Wednesday, September 28, 2016

Two years on from the commencement of the Umbrella Movement

Umbrella Movement goals succinctly laid out

The Umbrella Movement = Hong Kong 
as its most civil and civilized?

Two years ago today, I returned from a wonderful Japan trip (during which I did such as cycle across the wonderfully scenic and peaceful Kibi Plain on my birthday) to find Hong Kong in turmoil.  In the early afternoon, I had gone over to Admiralty to initially not do much more than meet up with a friend to collect something -- my beloved Hello Kitty plush which she had washed for me, actually! -- from her and have a late lunch together.  

But as we made our way out of the mall where we had dined, we noticed that the nearby street seemed unusually empty of vehicular traffic.  Being the inquiring folks that we are, we decided to go over to find out what was going on -- and soon came across what looked like regular folks doing such as putting barricades on the streets as well as walking right in the middle of normally vehicle-filled roads.  

While we went and tried out the experience of walking on thoroughfares that are normally reserved only for cars and similar vehicles for a bit, my feeling at the time was that we -- and the people around us -- were actually behaving in a pretty foolhardy fashion.  And even though I had done my share of protesting and demonstrating on such as June 4th and July 1st prior to what turned out to be the dawn of the Umbrella Movement, I actually was inclined to think that the particular pro-democracy protests that the likes of Benny Tai and Joshua Wong had called for didn't seem that well thought out and, consequently, worth supporting.

But later in the day, the police fired an unprecedented amount of tear gas into the crowd of demonstrators who had assembled at Admiralty as well as used pepper spray and baton charges on them. Rather than achieve their aim of scaring the demonstrators and dispersing the crowd, the uniformed force that used to be known as "Hong Kong's finest" -- but saw their reputation tarnished through a number of brutal acts over the course of the Umbrella Movement -- ended up actually making people more determined to stand up for their beliefs and actually got many other folks so furious and indignant by their use of what was commonly seen as a seriously unnecessary amount of force.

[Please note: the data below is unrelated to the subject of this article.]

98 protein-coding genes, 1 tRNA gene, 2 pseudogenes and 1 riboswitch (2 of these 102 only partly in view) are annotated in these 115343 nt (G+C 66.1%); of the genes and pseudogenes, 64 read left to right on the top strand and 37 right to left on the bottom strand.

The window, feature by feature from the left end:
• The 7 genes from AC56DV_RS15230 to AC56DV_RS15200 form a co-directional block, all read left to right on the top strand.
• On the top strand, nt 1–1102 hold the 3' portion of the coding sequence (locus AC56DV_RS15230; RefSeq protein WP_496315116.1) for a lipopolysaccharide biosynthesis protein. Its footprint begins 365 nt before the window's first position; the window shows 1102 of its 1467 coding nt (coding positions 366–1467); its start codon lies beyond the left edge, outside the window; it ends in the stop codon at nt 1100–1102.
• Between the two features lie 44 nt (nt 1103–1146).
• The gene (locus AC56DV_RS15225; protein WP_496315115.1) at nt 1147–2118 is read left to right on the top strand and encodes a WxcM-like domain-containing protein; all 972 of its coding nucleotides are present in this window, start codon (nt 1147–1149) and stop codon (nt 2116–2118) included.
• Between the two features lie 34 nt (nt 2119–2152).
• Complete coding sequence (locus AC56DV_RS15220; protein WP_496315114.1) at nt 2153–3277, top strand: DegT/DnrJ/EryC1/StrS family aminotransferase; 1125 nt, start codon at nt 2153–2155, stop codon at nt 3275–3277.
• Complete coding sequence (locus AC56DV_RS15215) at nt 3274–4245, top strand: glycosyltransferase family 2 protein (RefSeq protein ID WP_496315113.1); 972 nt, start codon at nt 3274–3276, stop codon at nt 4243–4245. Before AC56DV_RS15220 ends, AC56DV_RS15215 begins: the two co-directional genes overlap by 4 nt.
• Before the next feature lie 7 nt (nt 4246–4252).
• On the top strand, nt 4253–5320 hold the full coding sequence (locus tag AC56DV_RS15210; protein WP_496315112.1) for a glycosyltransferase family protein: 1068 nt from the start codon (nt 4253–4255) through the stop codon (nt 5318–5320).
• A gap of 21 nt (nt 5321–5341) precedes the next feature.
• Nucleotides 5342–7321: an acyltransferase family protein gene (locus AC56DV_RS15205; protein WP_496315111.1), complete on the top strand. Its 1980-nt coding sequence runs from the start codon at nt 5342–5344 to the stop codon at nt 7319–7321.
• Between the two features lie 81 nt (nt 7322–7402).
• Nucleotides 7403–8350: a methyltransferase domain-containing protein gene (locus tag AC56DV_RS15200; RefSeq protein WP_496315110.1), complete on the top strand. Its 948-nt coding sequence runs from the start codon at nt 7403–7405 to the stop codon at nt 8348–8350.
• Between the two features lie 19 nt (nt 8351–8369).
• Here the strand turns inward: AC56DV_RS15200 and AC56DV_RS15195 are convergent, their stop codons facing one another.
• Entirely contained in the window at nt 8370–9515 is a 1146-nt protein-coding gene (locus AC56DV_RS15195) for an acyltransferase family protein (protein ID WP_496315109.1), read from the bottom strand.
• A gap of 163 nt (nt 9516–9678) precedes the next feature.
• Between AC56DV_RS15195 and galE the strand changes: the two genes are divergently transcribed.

As I told my friend after learning about what had transpired at Admiralty in the late afternoon, I actually felt like I wanted to rush back there in the evening; so enraged did I feel as well as determined to do my bit to ensure that Hong Kong ground would not have the blood of protestors shed on it like it had happened at Beijing in the summer of 1989.  Because of such as work commitments, however, I actually didn't return to Admiralty until October 1st -- when a few friends and I went and visited, and walked along, "Occupied" spaces in Causeway Bay, Wan Chai, Central, Tsim Sha Tsui and Mongkok as well as Admiralty.    

A few days later, I sat down on a road in Hong Kong for the first time ever.  Looking back, it seems almost ridiculous that I was so scared that I'd immediately be apprehended by the long arm of the law, attract negative attention, maybe even be spat at or physically assaulted by angry people against the Umbrella Movement and what it represented (and still represents).  Instead, I was largely left alone, with my thoughts and such -- and the few strangers who came over to me actually did so to thank me for my actions and did things like ask me if I needed any water or food while I was there!

After some 15 minutes or so had passed by, a few other people came over and also sat down to "occupy" that section of road.  Like me, they looked like regular folks, as did those who had come over to thank me for my actions and offer me water and food (and, for that matter, the vast majority of people I'd see at the "Occupy" sites over the next few days and weeks).  And there and then, the conviction took hold in me that there were -- and continue to be, two years on -- lots and lots and lots of Hong Kong people who truly love Hong Kong, want genuine universal suffrage for its denizens and support the Umbrella Movement!


peppylady (Dora) said...

We don't have much social or political movement around here. There was once one for to keep the Syrian refugees out.
I was so imbarress about how my community behave toward some.

Coffee is on

YTSL said...

Hi peppylady --

Are there (m)any Syrian refugees where you live? Actually, I'm quite surprised to hear that there were protests about them but not about anything else -- e.g., gun control or other more "traditional" red button topics in the US.